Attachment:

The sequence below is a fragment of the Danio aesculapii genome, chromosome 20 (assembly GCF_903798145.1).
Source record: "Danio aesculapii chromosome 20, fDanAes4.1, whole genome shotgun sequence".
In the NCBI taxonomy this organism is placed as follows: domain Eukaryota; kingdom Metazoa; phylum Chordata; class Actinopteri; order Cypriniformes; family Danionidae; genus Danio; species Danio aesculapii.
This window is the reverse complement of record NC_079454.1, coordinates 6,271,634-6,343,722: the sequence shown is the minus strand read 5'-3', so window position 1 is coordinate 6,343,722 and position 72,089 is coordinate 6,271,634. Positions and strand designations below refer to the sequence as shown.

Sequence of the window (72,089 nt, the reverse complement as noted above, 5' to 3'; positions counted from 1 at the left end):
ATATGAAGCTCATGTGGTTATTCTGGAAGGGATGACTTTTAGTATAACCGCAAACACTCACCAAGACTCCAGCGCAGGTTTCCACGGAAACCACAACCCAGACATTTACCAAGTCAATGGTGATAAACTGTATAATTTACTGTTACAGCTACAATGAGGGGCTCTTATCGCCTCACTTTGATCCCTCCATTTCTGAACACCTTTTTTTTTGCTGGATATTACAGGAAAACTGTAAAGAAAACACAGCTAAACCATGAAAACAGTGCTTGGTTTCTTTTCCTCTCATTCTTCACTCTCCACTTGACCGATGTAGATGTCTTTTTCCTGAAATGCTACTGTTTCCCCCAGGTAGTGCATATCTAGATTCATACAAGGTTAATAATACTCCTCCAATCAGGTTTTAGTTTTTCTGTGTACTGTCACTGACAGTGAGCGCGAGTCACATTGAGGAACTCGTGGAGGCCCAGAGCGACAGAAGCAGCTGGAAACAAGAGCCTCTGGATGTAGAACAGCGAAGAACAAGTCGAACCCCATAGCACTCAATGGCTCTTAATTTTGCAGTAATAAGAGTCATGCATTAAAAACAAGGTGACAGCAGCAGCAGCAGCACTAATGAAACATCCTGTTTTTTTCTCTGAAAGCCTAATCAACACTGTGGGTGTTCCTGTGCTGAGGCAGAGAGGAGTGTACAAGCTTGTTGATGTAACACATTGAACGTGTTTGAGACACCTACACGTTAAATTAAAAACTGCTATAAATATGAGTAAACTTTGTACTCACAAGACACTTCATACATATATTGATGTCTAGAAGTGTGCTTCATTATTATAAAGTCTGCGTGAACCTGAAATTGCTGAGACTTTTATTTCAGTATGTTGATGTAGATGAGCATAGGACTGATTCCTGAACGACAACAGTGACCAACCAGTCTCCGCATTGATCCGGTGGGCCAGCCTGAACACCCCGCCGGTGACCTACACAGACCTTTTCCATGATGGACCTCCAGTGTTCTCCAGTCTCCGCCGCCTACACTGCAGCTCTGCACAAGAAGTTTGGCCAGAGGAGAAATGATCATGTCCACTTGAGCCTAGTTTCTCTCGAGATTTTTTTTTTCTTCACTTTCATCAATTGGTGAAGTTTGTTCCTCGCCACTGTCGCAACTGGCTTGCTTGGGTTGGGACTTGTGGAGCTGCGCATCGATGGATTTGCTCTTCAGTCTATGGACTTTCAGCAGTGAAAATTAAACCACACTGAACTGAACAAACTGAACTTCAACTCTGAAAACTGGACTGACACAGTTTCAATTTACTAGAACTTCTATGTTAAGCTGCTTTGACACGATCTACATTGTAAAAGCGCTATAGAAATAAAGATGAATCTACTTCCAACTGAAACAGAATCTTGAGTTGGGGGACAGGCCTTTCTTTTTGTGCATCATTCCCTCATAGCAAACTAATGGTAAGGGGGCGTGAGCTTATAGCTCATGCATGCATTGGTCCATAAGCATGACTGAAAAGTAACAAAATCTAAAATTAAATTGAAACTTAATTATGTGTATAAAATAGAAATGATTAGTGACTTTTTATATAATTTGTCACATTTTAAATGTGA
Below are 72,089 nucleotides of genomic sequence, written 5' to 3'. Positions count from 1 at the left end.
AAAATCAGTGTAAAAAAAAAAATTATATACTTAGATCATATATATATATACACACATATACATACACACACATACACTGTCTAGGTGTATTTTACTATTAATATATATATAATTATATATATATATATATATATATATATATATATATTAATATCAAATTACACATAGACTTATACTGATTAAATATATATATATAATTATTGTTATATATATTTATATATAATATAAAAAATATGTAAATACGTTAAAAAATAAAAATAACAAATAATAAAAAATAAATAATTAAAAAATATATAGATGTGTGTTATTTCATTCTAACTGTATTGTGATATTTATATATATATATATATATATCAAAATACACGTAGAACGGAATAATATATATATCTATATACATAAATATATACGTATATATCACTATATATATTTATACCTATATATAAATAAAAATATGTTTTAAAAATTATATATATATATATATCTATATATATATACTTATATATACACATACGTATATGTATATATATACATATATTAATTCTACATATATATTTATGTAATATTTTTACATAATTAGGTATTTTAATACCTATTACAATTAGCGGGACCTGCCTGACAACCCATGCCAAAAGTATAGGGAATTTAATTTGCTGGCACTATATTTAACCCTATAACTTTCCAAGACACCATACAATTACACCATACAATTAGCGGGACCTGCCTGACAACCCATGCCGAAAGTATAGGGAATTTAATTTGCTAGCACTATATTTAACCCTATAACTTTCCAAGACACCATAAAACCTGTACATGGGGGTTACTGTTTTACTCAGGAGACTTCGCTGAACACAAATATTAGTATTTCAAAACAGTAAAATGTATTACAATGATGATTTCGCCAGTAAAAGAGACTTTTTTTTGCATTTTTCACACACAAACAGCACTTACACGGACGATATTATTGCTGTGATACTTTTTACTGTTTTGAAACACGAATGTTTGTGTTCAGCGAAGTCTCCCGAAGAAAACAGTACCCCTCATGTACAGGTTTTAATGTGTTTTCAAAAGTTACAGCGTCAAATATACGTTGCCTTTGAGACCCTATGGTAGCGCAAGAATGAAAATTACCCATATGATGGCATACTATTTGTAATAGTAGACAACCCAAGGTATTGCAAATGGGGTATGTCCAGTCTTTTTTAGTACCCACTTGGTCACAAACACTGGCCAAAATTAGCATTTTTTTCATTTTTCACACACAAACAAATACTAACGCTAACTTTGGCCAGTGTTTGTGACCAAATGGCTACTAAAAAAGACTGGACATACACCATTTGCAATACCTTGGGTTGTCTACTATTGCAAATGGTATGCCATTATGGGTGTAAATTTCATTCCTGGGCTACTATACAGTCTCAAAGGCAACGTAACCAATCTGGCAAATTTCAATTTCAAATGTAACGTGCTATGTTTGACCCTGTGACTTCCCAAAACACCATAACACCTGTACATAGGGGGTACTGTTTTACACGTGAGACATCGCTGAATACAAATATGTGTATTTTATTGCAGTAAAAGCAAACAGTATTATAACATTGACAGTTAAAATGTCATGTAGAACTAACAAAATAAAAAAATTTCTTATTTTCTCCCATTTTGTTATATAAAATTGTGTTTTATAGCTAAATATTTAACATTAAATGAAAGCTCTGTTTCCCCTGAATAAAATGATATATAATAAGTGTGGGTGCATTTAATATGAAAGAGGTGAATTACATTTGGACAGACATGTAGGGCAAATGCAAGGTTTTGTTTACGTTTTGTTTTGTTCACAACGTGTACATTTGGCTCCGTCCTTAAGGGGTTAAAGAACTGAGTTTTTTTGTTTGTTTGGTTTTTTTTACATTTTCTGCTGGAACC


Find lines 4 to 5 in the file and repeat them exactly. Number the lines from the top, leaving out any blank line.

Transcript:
This window is the reverse complement of record NC_079454.1, coordinates 6,271,634-6,343,722: the sequence shown is the minus strand read 5'-3', so window position 1 is coordinate 6,343,722 and position 72,089 is coordinate 6,271,634. Positions and strand designations below refer to the sequence as shown.

Sequence of the window (72,089 nt, the reverse complement as noted above, 5' to 3'; positions counted from 1 at the left end):